Philippines: Adopted home of American abstraction

The Philippines has one of the biggest art markets in Asia and Manila is the centre of this burgeoning scene. It’s no coincidence that this is so. Filipino artists have long remained current with international trends and a visit to the National Museum of Fine Arts in Manila will reveal one of the global pockets of Western-influenced abstraction dating back to the 1940s. Indeed, the neoclassical edifice built in 1921 hides it all – from abstract expressionism to colour field painting to post-painterly abstraction.

The grand national art museum, which originally housed various legislative bodies of the Philippine government, contains a collection of home-grown take on the best tradition of post-war American abstract painting. It’s mainly the result of access by Filipino artists to educational opportunities in the Philippines’ former colonising power, the United States. Filipino artists who never left the country were introduced to abstraction by the American teachers who ventured to local shores.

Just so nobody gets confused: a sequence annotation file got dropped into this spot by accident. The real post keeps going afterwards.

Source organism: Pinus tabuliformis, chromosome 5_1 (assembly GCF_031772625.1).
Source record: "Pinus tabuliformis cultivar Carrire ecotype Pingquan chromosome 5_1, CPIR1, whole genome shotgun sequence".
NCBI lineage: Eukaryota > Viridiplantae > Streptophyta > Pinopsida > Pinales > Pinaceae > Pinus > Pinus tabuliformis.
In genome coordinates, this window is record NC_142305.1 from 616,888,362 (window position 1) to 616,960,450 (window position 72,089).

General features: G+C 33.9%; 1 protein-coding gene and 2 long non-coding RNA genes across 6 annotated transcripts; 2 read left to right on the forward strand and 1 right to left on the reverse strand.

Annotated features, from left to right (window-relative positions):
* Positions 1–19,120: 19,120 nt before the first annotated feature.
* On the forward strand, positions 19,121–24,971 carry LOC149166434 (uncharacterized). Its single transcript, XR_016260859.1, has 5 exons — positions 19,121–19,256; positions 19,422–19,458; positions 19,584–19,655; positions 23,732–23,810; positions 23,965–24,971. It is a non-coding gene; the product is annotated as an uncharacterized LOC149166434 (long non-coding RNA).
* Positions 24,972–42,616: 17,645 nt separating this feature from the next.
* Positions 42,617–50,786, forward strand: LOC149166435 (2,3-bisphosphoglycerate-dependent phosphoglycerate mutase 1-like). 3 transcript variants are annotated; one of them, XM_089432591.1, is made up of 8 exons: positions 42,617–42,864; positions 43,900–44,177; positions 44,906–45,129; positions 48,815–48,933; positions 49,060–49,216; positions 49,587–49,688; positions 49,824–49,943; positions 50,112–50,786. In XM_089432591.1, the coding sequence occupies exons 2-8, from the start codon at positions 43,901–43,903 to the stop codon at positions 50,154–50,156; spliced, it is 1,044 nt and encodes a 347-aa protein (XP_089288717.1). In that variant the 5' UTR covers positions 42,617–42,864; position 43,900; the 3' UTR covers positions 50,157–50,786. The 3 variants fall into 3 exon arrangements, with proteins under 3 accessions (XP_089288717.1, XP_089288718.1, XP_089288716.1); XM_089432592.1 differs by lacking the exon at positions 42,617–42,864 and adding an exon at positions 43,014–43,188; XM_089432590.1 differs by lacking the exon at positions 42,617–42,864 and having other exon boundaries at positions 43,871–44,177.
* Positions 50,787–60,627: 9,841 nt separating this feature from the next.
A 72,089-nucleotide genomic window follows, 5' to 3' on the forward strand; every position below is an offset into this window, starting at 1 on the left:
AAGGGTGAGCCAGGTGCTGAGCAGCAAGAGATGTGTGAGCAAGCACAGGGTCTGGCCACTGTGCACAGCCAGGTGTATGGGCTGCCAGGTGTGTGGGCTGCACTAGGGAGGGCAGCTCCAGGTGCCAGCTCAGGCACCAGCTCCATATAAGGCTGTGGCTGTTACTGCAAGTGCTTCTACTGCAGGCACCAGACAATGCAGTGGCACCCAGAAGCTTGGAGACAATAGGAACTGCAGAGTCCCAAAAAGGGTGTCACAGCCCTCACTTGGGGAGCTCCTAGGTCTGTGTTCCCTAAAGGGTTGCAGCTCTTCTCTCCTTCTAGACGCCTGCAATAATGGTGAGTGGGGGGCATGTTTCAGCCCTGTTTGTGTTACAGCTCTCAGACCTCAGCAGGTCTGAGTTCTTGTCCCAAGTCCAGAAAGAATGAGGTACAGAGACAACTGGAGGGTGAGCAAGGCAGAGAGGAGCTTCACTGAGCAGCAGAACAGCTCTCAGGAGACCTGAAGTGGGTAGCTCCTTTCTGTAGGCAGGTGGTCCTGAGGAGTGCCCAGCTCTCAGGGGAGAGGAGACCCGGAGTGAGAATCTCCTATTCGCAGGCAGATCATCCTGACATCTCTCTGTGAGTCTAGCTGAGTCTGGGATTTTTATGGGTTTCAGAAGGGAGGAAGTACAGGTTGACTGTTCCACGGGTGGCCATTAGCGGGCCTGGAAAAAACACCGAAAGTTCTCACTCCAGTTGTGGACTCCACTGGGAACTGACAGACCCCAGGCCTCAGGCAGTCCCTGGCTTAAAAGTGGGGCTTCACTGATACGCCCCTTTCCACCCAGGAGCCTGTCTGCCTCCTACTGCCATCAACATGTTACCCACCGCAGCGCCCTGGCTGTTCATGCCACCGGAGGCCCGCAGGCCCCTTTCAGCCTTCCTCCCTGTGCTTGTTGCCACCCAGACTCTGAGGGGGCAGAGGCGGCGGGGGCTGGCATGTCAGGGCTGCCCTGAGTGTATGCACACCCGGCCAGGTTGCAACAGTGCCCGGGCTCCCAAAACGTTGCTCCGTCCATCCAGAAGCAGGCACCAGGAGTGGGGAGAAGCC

The big question for art critics today is whether the large body of post-war Filipino abstract art is merely derivative of American abstraction of the same era. Those who describe Filipino abstraction as a one-way transfer from the West to Asia also tend to regard all adopted abstract art as purely decorative. Those who recognise that American abstract painters themselves expressed a debt to foreign influences, such as Asian textile patterns or calligraphy, tend to see adopted abstraction as more cerebral.

One key point of divergence between Filipino abstraction and its American counterpart is in their different understanding of gestural painting. Unlike American abstract expressionist painters like Jackson Pollock who have been critically examined in terms of creative spontaneity, Filipino abstraction is seen as premeditated and unburdened by the desire to paint from primal impulses. American abstraction is thus described by expressionistic gestures whereas Filipino abstract art is viewed as rehearsed.

Despite the rise of abstract art in the post-war Philippines, the Filipino audience was never very receptive to the genre. It perceived abstraction as failed representation and the public remained mostly indifferent even during the 1970s when the Philippine art market began to open up to abstract art. Despite these misgivings, Filipino abstraction is now part of the country’s national identity and the vast collection of local abstract art in the National Museum of Fine Arts in Manila presents the genre as such.